I had similar problems and even with the Seafoam treatment, ended up taking the carbs off and cleaning them out. I never really found anything but the bike has run great since. That being said, try the Seafoam soak treatment anyway as it may still clear your problem. Many here have used it with great success. My experience seems to be the exception. It is much harder to get the carbs out than back in unless the boots are put back in wrong.
While the Seafoam is soaking, go ahead and inspect all the hoses going into the carb. Mine is a 93 and at the time it only had about 10K miles or so. I had replaced most of the hoses anyway as they had hardened and I didn't trust them.
Another thing you may want to check is whether or not you have the older Pri On Res petcock or the newer Off On Res petcock. I'm not sure what year they put the newer petcocks on but if you are running in Pri(me) with the older version, it could also contribute to rich running.
 

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Discussion Starter #10
First, I want to thank everyone who has offered suggestions. I really appreciate the fact that you have taken time to try to help me with this problem.

Here's an update: I decided to do some more "research" last night and took the bike out. It started and ran fine. I rode around for awhile and got the engine good and warmed up. I had to come to a stop at an intersection and I could feel the idle start to drop. This was confirmed when I saw the needle on the tach slowly drift downward. "Ah-ha!, I thought, it's somehow related to the engine temperature!" I opened the throttle to keep the engine at 2,000 rpm and got through the intersection. I thought I would head for home and see what I could do.

I had several more intersections where I had to stop. No problems. I got the bike home and left it running in the driveway waiting for the idle to drop and then die. It kept running.

I parked the bike and let it cool off for about an hour and a half. I took it out again and rode for another hour covering 50 miles. Great ride - and no problems. Got it home, let it sit, idled fine, didn't die.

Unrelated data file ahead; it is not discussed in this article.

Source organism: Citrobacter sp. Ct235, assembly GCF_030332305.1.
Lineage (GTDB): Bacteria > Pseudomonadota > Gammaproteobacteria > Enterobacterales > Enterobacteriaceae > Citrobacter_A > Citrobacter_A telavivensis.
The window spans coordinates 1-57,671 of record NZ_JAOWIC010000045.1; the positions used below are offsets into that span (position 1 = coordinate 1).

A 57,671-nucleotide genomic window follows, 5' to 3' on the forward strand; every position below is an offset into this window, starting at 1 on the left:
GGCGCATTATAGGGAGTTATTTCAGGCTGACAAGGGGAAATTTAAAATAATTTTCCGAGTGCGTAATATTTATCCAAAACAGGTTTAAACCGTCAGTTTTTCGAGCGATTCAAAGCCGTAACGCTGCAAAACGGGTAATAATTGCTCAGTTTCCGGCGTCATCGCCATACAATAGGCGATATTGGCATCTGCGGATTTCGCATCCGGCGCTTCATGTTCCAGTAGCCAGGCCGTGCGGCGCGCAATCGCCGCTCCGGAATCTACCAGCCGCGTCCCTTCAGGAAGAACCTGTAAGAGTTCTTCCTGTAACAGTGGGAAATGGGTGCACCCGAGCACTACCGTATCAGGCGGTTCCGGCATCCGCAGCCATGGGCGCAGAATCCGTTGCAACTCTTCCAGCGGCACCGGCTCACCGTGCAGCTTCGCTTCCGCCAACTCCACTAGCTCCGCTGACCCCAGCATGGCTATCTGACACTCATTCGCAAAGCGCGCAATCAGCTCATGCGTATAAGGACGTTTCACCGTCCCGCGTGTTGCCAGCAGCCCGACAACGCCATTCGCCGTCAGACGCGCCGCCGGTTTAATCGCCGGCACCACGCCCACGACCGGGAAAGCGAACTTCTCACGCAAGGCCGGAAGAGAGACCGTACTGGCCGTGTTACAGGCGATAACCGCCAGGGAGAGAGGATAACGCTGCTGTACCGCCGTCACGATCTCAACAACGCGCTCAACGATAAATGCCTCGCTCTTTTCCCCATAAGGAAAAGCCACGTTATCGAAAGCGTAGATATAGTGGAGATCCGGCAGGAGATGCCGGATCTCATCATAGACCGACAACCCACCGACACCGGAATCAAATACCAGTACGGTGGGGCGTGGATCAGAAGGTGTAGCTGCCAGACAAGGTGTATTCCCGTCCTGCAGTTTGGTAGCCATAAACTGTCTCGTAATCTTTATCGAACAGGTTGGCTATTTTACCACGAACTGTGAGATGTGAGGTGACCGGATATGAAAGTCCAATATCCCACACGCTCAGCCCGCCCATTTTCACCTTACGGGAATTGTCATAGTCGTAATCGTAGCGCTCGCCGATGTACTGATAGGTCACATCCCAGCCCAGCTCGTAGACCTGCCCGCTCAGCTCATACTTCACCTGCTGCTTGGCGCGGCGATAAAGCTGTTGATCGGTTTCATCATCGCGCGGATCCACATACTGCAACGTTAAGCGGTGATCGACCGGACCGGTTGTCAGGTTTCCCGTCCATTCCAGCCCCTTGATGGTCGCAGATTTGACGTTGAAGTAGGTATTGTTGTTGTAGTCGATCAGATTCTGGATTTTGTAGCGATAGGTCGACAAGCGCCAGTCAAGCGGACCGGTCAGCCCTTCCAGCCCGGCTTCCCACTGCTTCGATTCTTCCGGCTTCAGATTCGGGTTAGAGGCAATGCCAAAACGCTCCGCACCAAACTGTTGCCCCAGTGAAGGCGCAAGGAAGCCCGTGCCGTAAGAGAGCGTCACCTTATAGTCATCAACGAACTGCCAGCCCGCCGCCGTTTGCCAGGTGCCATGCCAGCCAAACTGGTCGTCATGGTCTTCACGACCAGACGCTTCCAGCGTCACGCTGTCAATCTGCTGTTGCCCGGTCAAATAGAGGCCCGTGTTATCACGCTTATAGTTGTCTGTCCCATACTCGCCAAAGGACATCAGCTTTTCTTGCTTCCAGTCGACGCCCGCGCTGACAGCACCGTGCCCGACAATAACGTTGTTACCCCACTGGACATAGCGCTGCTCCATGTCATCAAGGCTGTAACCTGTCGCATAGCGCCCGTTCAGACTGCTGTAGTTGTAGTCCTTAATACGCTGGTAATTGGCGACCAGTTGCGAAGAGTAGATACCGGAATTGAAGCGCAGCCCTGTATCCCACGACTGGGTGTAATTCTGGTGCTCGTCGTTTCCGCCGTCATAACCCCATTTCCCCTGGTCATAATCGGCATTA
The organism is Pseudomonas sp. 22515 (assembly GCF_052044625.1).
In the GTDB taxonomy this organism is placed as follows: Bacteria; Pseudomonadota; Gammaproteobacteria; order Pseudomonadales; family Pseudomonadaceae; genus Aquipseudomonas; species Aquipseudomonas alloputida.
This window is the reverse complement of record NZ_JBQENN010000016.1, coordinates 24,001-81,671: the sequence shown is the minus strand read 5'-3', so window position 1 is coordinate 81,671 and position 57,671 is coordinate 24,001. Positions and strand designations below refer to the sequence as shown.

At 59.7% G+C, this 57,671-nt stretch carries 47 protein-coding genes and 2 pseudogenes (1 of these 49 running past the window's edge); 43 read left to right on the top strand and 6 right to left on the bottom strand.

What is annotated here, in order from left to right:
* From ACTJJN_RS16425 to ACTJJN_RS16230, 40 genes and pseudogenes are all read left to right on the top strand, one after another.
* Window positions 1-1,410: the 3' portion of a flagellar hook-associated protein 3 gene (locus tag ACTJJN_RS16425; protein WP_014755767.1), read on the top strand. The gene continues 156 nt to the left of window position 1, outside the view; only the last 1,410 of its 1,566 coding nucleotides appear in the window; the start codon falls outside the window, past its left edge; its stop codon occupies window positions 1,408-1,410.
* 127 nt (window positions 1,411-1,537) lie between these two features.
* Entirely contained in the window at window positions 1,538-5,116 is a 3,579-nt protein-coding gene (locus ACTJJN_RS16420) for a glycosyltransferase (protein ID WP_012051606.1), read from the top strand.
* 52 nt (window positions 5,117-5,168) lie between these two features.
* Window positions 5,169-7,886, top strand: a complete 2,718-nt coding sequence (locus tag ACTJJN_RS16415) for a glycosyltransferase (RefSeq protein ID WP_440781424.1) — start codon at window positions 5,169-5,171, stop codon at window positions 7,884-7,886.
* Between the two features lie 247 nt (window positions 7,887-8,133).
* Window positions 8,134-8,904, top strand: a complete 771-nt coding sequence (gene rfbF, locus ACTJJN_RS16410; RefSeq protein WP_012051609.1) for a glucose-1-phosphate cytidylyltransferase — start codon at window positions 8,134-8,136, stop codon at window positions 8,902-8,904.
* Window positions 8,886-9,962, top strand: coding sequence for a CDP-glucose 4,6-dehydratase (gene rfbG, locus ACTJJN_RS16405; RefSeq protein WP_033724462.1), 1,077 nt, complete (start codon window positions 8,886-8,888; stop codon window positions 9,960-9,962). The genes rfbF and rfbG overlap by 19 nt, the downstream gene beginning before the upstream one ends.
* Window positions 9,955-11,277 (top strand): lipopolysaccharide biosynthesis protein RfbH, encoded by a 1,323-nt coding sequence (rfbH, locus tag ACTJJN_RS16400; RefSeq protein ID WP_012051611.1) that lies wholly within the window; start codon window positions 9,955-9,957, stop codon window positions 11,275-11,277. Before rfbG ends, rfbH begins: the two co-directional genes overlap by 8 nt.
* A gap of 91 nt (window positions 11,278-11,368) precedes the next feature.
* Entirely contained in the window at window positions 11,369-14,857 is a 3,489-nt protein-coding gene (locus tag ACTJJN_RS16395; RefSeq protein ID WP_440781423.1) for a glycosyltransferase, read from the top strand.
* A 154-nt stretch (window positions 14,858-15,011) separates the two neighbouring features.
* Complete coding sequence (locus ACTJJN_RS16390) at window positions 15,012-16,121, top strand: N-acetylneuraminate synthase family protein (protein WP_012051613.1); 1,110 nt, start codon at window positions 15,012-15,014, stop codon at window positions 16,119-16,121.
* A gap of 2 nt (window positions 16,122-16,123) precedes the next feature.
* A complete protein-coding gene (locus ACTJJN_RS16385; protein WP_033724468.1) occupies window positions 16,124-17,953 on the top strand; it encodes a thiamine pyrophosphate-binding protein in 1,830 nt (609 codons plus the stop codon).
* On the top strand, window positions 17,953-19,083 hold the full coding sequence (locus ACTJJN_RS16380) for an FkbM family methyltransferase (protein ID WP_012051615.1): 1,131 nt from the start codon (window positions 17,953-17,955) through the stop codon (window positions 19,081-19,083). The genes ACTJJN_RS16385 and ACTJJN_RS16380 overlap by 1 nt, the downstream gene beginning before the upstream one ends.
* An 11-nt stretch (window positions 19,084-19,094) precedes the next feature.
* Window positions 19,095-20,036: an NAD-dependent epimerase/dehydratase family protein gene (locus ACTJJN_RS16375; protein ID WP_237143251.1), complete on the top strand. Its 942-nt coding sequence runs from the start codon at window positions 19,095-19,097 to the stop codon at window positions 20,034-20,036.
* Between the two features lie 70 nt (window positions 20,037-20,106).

I am beginning to think that my bike may have Alzheimer's and may just forget how to idle on occasion. Beats me....
 

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You might want to drain some fuel out of your float bowls and see if you passed anything. It is a good idea to run seafoam through once a month just to keep it clean.
 

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Discussion Starter #13
That is exactly what I suspect. I am just trying my best to avoid taking the carbs off and apart. Suggestions on gooped gunk dissolver that doesn't require the teardown? Any idea on what the gunk was?

Thanks......
 

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Your best bet is seafoam. Since the bike is running, I'd add a good dose, maybe half a can and run the bike to get it into the carbs. Then let it soak there overnight. It won't hurt anything. Then run the bike normally and see if it doesn't eliminate your problem.

Do a 3-4 oz dose about once a month for prevenative maintenance.

Do a search on seafoam here on the forum if you want to read countless seafoam success stories. The stuff is miracle in a can.